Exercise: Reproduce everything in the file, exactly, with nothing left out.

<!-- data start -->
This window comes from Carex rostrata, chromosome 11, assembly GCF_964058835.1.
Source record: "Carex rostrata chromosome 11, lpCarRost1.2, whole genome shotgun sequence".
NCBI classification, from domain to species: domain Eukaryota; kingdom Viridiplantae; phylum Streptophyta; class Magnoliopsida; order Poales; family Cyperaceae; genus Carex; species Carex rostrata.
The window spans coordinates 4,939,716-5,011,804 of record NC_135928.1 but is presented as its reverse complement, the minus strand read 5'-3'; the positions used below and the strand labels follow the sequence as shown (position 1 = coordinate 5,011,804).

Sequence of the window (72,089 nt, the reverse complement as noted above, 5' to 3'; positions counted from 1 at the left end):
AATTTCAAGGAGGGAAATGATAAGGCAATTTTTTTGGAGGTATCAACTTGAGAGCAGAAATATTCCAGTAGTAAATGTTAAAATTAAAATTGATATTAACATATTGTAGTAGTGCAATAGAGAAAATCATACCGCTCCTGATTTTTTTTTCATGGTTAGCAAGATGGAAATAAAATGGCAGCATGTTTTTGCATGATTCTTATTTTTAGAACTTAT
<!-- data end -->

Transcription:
This window comes from Carex rostrata, chromosome 11, assembly GCF_964058835.1.
Source record: "Carex rostrata chromosome 11, lpCarRost1.2, whole genome shotgun sequence".
NCBI classification, from domain to species: domain Eukaryota; kingdom Viridiplantae; phylum Streptophyta; class Magnoliopsida; order Poales; family Cyperaceae; genus Carex; species Carex rostrata.
The window spans coordinates 4,939,716-5,011,804 of record NC_135928.1 but is presented as its reverse complement, the minus strand read 5'-3'; the positions used below and the strand labels follow the sequence as shown (position 1 = coordinate 5,011,804).

Sequence of the window (72,089 nt, the reverse complement as noted above, 5' to 3'; positions counted from 1 at the left end):
AATTTCAAGGAGGGAAATGATAAGGCAATTTTTTTGGAGGTATCAACTTGAGAGCAGAAATATTCCAGTAGTAAATGTTAAAATTAAAATTGATATTAACATATTGTAGTAGTGCAATAGAGAAAATCATACCGCTCCTGATTTTTTTTTCATGGTTAGCAAGATGGAAATAAAATGGCAGCATGTTTTTGCATGATTCTTATTTTTAGAACTTAT